It appears that despite widespread vaccination, several major publishers including Asmodee US and Paizo Publishing will not be physically attending GenCon 2021 this year.
On May 18, Paizo Publishing announced that they would not be physically attending GenCon 2021 on their community website. Considering that this is the studio best known for Pathfinder and the Starfinder series, that is a major lack of presence. They did state that they would still be active at Gen Con Online.
It wasn't until around 9:00 AM this morning that another major publisher spoke up. Asmodee US made their announcement on Twitter, stating, "Asmodee has decided to not physically participate in Gen Con 2021, instead we’ll be focusing our support on Gen Con Online to bring you exciting news + great play together while keeping staff, partners and customers safe."
Shortly thereafter, multiple other studios echoed these statements: not being physically on the show floor but supporting the online side of things. These include Fantasy Flight Games, CATAN Studios, and Z-Man Games, all of which are owned by Asmodee. Even smaller studios like Unexpected Games stated they would be following suit, just as previously Kingdom Death Monster creator Adam Poots had as well. This likely means other Asmodee owned studios, such as Days of Wonder, are unlikely to attend the physical event, even if they have not announced it yet separately. This is all happening before the official sale of badges on GenCon's website, which will go live on May 23. Sadly, this is after the May 16 deadline to rollover any 2020 passes (converted to 2021) to 2022 has come and gone.
As to why so many major studios are not willing to risk attending one of the biggest board game conventions in the country, we have some ideas. First, despite the circulation of vaccines, we are still in the middle of a global pandemic with the COVID-19 virus still spreading and affecting hundreds of thousands of people. The scale of a major convention with hundreds of people cramped in one spot in close quarters is very different from letting under a dozen people enter a restaurant.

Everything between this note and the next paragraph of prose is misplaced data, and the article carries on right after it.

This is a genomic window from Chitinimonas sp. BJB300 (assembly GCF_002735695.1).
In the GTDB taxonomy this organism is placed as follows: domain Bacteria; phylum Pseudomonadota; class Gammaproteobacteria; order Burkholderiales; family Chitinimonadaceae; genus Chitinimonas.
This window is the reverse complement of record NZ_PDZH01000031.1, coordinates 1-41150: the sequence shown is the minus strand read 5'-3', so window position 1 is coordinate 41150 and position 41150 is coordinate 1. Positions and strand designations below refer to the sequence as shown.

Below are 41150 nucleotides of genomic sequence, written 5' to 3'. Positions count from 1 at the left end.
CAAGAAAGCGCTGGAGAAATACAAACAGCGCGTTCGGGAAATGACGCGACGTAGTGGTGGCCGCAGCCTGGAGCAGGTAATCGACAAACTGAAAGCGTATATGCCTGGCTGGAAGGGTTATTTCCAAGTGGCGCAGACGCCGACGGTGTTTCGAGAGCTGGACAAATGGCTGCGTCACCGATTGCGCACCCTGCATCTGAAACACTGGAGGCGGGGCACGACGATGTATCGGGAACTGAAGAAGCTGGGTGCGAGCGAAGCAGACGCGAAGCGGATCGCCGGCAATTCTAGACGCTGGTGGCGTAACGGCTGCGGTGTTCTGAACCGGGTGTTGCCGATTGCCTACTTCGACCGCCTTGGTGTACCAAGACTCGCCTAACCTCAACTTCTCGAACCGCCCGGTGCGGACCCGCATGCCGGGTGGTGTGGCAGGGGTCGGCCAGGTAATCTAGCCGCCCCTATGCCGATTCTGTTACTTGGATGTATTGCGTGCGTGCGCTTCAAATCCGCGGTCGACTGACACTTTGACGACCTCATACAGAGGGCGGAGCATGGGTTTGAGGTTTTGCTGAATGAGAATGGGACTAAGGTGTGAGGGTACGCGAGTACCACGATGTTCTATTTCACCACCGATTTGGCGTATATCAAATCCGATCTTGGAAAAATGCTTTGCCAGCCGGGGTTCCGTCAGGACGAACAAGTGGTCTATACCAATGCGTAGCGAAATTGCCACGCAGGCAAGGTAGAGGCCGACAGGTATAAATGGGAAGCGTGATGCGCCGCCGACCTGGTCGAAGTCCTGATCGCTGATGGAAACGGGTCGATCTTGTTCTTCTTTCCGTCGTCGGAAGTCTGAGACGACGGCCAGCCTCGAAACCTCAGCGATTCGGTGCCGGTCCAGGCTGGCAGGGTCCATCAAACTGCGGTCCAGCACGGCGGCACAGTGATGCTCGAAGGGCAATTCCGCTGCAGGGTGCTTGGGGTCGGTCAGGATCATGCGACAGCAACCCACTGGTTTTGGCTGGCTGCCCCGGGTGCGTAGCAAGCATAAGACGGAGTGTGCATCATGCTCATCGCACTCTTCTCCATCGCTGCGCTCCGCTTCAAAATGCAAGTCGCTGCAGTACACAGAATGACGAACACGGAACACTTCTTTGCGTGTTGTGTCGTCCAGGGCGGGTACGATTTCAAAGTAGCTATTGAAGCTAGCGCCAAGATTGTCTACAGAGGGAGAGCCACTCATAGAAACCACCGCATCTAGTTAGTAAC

Then there is the fact that GenCon is held in Indiana. This is important since the current health guidelines in place regarding vaccination centers are patchy at best, with COVID-19 cases and deaths still being reported. Worse still, a lot of these guidelines and restrictions will be rescinded by June 1, with GenCon happening in September. Simply put, there are too many factors regarding availability of vaccines, diminishing the chance at herd immunity, and the fact that a lot of the laws in place for public health safety will not officially be in effect on the day the convention is being held, barring the State passing new ones. All it would take is one infected individual and the spread could be disastrous.
In this light, it is understandable why these publishers would not risk the trip. As much as we love games, safety comes first, and for some parts of the United States, they're not safe enough just yet.